A week into the MLB playoffs, and we’re past the grinder stage, with eight teams shaking out. You’re probably aware that the Braves are one of those eight teams. You’re also probably aware that the Marlins are another (somehow). These two teams will begin their five-game clash early next week, as part of a bizarre slate: literally every Division Series on the docket features two teams from the same division (Braves-Marlins, Athletics-Astros, Rays-Yankees, Dodgers-Padres).
Honestly, the best way to describe all of this is “eh, it’s the playoffs,” and leave it at that. But that’s probably not in the interests of, well, general interest. So, to that end, check out the table below — every intradivisional playoff matchup in the Wild Card era (since 1994). Before that, though, a brief history of the MLB playoffs, just to show why this is fairly rare and why we’re only going back to 1994.
From 1903 to 1968 (except 1904, where the New York Giants refused to participate), the only real “playoffs” were comprised of a single series between the team with the best record in either league. (The “World” Series, duh.) This method stayed even as the number of teams grew to 20, which made it proportionately harder to win the pennant and earn a spot. But, really, at this point, the World Series was more of a capstone than a target, a way of settling a question about which league was superior by making the two league champions duke it out for a few games. Under this system, there were no divisions, and hence, no intradivisional playoffs.
In 1969, MLB expanded to 24 teams, and an unbalanced schedule. Meanwhile, other sports leagues were already using multi-stage playoff systems, so it was, I guess, a no-brainer for baseball to use these as well. It was even “fairer” because of the unbalanced schedule. The end prize was still a trip to the World Series, but it was no longer a contest between the two best teams, just the two teams that survived the first playoff stage. In 1981, due to a strike, baseball had its first three-tiered playoff, which went away immediately afterward. Under this system, there were also no intradivisional playoffs, because it was the two division winners that would face off in the first round.
But, in 1994, we arrived at kinda-sorta the “modern era,” where the divisions were re-aligned, and a Wild Card spot gave the best overall second-place division finisher a shot at the playoffs. The three-tiered playoffs became normal. And, intradivisional matchups finally became possible, if not common. (Also, in 2012, a bunch of Lightning Round garbage started happening, but shhhh.) Here’s what those matchups have looked like since then:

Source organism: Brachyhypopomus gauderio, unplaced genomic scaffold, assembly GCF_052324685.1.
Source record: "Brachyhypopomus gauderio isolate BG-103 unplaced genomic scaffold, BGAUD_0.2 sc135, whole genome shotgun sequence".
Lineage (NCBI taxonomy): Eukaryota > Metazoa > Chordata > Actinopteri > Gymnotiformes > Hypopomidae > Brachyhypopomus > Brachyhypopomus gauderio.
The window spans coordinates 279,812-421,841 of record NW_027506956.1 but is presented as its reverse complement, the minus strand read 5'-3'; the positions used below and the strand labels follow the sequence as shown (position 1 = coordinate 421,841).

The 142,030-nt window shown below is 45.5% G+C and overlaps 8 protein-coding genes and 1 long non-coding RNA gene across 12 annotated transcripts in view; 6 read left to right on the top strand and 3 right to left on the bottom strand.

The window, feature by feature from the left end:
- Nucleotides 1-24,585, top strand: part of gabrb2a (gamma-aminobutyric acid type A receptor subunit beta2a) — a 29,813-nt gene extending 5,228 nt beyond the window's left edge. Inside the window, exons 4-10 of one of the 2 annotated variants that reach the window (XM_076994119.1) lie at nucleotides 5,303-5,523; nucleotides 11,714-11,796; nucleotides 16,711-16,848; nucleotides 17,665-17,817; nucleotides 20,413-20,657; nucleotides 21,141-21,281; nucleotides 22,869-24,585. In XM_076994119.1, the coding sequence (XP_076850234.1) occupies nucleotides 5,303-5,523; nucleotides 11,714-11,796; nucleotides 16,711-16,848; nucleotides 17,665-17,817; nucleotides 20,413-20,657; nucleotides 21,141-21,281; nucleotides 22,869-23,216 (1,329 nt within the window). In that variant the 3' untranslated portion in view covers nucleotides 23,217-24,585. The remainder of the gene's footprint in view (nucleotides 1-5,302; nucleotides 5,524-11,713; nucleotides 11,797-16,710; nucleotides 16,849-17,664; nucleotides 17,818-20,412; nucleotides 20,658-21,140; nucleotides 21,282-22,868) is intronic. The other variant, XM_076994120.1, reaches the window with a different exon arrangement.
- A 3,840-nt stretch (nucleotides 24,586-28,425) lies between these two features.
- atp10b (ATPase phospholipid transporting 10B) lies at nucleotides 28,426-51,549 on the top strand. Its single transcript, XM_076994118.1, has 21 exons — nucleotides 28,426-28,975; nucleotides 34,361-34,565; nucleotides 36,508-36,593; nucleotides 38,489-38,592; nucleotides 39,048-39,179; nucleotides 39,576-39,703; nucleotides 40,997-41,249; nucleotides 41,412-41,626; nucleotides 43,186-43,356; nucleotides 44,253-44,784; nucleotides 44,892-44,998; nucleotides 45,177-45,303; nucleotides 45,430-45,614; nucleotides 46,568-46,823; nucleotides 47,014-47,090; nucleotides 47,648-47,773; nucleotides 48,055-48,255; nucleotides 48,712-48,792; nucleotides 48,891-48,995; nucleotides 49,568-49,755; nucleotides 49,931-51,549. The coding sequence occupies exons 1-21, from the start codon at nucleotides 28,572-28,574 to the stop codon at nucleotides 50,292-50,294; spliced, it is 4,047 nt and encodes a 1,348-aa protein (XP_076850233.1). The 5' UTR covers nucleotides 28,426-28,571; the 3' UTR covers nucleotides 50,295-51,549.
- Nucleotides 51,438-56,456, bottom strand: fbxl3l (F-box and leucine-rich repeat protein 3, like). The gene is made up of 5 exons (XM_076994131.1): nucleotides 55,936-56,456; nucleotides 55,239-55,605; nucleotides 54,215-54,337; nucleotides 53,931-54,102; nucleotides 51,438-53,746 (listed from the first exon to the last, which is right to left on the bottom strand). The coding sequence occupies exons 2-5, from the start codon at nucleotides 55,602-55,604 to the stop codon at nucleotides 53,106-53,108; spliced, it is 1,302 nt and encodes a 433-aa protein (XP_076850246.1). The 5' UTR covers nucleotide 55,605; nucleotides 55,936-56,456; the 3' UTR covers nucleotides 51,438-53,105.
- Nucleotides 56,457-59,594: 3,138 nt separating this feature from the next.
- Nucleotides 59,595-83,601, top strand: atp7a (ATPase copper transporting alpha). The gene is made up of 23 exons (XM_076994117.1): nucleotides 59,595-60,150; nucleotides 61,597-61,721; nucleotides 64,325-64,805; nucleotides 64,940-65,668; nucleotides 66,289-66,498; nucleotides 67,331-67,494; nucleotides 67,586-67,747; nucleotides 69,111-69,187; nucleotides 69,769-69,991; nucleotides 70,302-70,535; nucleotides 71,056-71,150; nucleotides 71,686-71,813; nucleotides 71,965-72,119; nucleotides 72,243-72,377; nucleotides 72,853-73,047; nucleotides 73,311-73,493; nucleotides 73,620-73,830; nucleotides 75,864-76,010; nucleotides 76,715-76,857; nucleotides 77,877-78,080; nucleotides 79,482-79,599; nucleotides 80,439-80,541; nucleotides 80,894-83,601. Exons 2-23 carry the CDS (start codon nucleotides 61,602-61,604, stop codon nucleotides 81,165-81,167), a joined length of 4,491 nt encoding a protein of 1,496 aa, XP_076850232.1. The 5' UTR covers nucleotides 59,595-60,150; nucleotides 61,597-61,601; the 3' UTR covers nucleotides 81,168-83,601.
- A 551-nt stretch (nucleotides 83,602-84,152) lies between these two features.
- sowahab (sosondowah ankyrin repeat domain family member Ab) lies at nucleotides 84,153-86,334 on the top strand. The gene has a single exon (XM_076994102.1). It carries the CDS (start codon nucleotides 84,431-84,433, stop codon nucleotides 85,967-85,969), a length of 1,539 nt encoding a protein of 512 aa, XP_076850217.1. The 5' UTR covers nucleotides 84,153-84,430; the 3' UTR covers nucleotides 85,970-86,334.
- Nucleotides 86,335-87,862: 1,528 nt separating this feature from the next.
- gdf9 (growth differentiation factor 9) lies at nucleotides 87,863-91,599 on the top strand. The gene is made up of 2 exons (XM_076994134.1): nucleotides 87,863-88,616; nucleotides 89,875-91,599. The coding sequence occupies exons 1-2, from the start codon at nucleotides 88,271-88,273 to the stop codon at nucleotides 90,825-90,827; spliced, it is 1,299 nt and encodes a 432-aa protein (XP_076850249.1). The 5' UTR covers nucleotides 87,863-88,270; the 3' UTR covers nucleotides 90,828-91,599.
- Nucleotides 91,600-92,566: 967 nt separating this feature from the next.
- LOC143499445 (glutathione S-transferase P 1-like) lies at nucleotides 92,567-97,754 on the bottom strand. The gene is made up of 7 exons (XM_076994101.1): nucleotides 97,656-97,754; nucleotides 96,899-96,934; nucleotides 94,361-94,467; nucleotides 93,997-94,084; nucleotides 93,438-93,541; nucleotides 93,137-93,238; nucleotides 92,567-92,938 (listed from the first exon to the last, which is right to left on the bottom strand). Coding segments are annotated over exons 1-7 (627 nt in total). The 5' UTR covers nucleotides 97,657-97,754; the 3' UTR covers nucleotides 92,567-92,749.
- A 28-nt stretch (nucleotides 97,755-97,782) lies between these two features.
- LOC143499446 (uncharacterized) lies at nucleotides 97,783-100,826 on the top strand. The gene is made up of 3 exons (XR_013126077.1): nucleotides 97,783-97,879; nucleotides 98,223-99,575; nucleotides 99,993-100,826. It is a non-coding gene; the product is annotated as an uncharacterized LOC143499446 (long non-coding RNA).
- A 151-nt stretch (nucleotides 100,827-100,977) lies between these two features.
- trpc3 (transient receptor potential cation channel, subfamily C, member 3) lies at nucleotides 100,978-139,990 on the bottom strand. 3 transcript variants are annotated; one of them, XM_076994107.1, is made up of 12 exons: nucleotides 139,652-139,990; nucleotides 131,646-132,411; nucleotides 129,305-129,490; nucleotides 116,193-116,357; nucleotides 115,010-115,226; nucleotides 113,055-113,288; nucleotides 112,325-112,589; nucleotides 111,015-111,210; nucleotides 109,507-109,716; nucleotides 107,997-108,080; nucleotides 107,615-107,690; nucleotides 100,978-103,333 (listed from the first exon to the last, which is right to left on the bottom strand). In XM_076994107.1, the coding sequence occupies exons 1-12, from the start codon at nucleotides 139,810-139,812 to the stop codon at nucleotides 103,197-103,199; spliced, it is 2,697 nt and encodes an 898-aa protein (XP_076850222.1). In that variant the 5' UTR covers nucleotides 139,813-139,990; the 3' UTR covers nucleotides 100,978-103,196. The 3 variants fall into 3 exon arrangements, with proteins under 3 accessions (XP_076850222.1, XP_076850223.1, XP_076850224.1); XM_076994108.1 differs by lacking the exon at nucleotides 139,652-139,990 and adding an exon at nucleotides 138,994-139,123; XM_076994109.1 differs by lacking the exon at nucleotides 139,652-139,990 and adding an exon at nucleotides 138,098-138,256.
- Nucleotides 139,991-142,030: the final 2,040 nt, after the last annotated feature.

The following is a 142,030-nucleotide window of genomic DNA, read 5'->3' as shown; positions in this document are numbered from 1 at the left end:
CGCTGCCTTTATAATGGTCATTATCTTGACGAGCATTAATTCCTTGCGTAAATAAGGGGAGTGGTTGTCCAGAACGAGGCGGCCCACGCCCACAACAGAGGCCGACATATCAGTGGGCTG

We’re only talking 17 in a quarter century, and while three years featured multiple such matchups, there was also a three-year from 2000-2002 where it didn’t occur.
Anyway, the takeaways from this are kind of... obvious? For one, the worse overall team (that is, the non-division winner) coming out ahead is not the default, but it’s also not that rare: it’s happened in six of 17 matchups. Head-to-head record between the two teams is in a similar boat — while there are two sets of teams with .500 head-to-head records that we can toss out, we get “upsets” in six of 15 series. Not common enough to be the expectation; not rare enough that it would be surprising in and of itself.
The Braves finished ahead of the Marlins (duh) but also went 6-4 against them during the regular season. That bodes pretty well, at least according to this. The Dodgers have a similar situation vis-a-vis the Padres (also 6-4 against them); the Athletics only lost three games to the Astros (7-3). The Rays, meanwhile, dominated the Yankees, going 8-2. In short, any upset in this upcoming round would be “double,” one because of team record, and one because of head-to-head record. Still, it wouldn’t exactly be a particularly rare upset if it occurred once (or multiple times); the Cubs most recently did it in 2015, toppling a 100-win Cardinals team after winning the Lightning Round earlier in the postseason, and going just 8-11 against them over the course of the year.
Historically, the Braves have won one of these intradivisional matchups (Mets, 1999, they led both in terms of overall record and head-to-head record) and lost one (Marlins, 1997, they had a poor head-to-head record against them). This matchup, on paper, is more Mets-y by these two criteria, but as we can see from above, it not matter. While randomness in a five-game series is reduced relative to a three-game set, it’s still there in large quantity. The Braves’ 6-4 record against Miami was compiled as the result of a series win, a series loss, and then winning three of four, after all. There are plenty of outcomes in there where they lose three before they win three — there are more where they don’t, and move to the NLCS — but again, nothing should be that surprising in and of itself. It’s just playoff baseball, after all.